Last month, an Ariane 5 rocket carried the James Webb Space Telescope (JWST) safely to space, the latest of 112 total launches for the European Space Agency’s (ESA) primary workhorse rocket. With a 95.5% success rate, the Ariane 5 has been a reliable ride to space for decades, but its story is about to come to an end. ESA is no longer building new Ariane 5 vehicles, instead developing its next-generation rocket, the Ariane 6, which is intended to provide cheaper access to space. This week, the first completed core stage of a new Ariane 6 rocket arrived at the spaceport outside Korou in French Guiana for testing.Continue reading “With Webb Safely Launched, Focus Shifts to the Ariane 6”
70% of astronauts who spend time on the International Space Station (ISS) experience swelling at the back of their eyes, causing blurriness and impaired eyesight both in space and when they return to Earth. Sometimes, it’s permanent. Understanding the way microgravity affects the eyes, and the human body as a whole is an essential part of preparations for future long-duration spaceflights to the Moon and Mars. In an effort to understand the cause of these eye problems, researchers at the Medical University of South Carolina used MRI scans of twelve ISS astronauts to measure the intracranial venous system (veins that circulate blood to the brain) before and after flight. They’ve determined that there is a strong connection between the swelling of these veins and the onset of eye trouble.Continue reading “Now we Know why Spaceflight Affects Your Eyes”
Object 90377 Sedna – a distant trans-Neptunian object known best for its highly elliptical, 11,390-year long orbit – is currently on its way towards perihelion (its closest approach to the Sun) in 2076. After that, Sedna will swing out into deep space again and won’t be back for millennia, making this flyby a once-in-a-lifetime (or, once in ~113 lifetimes) opportunity to study an object from the far reaches of our solar system. There are no missions to Sedna in the works just yet, but astronomers are beginning to plan for the possibility, and the ideal launch date for such a mission is approaching fast, with two of the best launch windows coming up in 2029 and 2034.Continue reading “2029 Will be the Perfect Year to Launch a Mission to Sedna”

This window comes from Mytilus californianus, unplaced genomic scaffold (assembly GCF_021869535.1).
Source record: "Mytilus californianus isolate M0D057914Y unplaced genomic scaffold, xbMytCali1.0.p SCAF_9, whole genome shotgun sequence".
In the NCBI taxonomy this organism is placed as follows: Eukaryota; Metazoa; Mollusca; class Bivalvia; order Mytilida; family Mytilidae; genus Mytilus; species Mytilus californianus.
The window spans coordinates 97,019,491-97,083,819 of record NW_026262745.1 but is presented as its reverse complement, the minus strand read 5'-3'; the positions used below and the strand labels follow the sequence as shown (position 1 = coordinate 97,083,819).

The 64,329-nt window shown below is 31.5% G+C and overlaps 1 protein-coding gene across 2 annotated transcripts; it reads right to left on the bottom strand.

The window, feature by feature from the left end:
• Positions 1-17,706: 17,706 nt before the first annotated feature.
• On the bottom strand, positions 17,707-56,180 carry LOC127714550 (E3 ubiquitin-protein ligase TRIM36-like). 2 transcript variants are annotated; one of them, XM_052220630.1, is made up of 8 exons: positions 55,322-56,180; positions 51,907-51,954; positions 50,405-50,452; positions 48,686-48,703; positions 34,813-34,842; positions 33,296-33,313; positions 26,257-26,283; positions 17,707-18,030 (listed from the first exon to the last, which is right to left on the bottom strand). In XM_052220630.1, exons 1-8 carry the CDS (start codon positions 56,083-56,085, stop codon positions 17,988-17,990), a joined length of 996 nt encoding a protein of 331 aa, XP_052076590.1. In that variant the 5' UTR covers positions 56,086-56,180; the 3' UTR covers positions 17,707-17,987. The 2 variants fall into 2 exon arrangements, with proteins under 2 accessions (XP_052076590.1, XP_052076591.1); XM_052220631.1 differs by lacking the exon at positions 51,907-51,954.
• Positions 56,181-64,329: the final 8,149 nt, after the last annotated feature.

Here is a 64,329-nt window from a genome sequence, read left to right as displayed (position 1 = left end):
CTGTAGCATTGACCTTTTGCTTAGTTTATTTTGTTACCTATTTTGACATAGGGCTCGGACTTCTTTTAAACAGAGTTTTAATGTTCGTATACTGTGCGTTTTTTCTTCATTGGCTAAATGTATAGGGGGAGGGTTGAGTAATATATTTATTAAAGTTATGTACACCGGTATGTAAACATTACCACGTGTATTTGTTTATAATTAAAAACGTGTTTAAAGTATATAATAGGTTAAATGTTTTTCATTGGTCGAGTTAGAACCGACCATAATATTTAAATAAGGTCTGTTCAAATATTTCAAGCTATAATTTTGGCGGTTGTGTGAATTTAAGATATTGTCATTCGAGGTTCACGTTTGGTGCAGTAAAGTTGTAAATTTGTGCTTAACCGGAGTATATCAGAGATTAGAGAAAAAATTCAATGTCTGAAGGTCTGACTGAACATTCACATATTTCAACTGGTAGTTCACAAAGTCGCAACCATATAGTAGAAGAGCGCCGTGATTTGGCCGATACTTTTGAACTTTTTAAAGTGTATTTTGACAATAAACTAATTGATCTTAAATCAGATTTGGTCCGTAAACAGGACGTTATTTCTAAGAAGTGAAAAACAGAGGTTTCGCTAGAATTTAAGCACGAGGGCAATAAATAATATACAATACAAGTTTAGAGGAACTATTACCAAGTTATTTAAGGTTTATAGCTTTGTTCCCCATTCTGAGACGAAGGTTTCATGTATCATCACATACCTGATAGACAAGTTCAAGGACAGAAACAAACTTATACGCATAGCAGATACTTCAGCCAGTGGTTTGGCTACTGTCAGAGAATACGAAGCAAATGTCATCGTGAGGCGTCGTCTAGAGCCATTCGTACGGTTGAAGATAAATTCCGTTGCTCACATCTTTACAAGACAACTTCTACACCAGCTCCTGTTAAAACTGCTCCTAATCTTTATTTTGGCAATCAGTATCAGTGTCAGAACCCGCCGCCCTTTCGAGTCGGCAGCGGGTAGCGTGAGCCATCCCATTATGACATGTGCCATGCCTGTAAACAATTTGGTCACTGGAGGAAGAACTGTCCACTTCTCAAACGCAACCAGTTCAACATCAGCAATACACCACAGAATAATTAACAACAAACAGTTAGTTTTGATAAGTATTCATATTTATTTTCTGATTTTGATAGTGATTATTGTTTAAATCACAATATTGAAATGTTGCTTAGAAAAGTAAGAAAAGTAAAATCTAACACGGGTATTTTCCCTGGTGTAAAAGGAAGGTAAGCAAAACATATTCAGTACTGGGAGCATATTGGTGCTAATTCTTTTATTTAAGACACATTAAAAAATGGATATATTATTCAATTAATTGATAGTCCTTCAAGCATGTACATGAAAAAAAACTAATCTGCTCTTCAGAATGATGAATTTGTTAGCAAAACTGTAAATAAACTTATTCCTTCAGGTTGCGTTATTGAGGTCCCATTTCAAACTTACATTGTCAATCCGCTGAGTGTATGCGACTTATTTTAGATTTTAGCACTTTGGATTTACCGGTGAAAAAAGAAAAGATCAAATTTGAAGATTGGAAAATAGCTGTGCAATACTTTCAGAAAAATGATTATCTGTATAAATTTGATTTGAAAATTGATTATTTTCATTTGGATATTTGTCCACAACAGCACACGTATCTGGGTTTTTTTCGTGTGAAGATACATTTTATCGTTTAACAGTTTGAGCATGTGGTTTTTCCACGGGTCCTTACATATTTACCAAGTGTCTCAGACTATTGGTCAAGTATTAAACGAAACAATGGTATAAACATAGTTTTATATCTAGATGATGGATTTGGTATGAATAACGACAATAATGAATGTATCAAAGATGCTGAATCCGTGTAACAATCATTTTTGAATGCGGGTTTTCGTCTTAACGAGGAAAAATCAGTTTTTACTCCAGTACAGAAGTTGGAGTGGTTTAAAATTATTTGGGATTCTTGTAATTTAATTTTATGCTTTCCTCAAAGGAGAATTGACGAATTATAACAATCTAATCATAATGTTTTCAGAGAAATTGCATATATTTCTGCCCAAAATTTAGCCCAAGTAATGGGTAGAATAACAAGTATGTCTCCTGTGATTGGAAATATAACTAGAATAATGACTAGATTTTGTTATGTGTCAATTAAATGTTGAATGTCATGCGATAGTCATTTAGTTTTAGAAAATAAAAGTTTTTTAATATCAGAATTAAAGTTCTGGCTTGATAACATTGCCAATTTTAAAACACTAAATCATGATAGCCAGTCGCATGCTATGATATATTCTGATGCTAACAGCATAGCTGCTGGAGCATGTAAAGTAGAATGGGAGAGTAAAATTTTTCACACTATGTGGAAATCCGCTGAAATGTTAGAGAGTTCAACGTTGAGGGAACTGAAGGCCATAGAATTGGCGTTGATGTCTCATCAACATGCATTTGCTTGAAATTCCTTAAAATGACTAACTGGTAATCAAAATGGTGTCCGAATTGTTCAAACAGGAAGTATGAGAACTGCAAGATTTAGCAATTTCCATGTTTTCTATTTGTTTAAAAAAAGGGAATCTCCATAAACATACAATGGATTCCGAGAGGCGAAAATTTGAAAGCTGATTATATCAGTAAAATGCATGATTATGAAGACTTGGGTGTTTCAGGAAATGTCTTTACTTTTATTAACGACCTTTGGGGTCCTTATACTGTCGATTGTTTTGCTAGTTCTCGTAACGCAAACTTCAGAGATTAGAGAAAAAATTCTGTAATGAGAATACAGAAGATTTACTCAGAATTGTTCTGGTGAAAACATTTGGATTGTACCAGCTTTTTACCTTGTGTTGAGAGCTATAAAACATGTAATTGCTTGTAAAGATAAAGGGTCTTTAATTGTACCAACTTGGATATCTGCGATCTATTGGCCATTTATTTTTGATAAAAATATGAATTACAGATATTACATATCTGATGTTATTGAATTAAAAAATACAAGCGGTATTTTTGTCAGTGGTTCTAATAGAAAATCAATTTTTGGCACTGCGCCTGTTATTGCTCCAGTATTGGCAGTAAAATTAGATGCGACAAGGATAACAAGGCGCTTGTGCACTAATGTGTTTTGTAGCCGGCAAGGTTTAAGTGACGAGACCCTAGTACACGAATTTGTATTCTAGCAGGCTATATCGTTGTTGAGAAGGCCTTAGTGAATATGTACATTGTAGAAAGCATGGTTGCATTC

The tantalizing possibility that life exists in the clouds of Venus is once again causing a stir amongst planetary scientists this week. Researchers out of the Massachusetts Institute of Technology, Cardiff University, and the University of Cambridge have proposed that some longstanding ‘anomalies’ in the composition of Venus’ atmosphere might be explained by the presence of ammonia. But ammonia itself would be a strange compound to discover there, unless some unknown process – such as biological life – was actively producing it. Perhaps more intriguingly, ammonia can remove the acidity from Venus’ hostile cloud-tops, suggesting that an airborne, ammonia-producing microbe might have evolved the ability to turn its hostile surroundings into something habitable.Continue reading “Life Could Make Habitable Pockets in Venus’ Atmosphere”
Outer space is a great place to go if you want to study the Earth. Although outward-looking spacecraft like Hubble and the highly anticipated James Webb Space Telescope garner most of the attention from the public – understandably, given their spectacular imagery of distant astronomical phenomena – the large majority of satellite infrastructure in orbit is actually focused back on our home planet. The unparalleled view of the planet from space offers unique advantages to scientists hoping to measure changes and patterns here on Earth that just aren’t possible from the ground. In 2022, NASA will launch four new Earth science missions, each offering something unique, and adding a new way to understand, and protect, our home.
let’s take a look at the four missions, and what they hope to achieve in the coming years.Continue reading “NASA has 4 new Earth Science Missions Launching in 2022”
NASA’s Europa Clipper is one of the most anticipated missions of the coming decade, in large part because its target, the large Jovian moon Europa, is considered one of the most likely places in our solar system that extraterrestrial life might exist. If Europa is harboring alien microbes, however, they’re likely to be buried deep beneath the moon’s thick icy crust in a vast subsurface ocean. Unlocking the secrets of this water world isn’t going to be easy, but the Clipper team has a plan to make the most of the opportunity they have: If you can’t get to the ocean, let the ocean come to you.Continue reading “If There are Water Plumes on Europa, Here’s how Europa Clipper Will Study Them”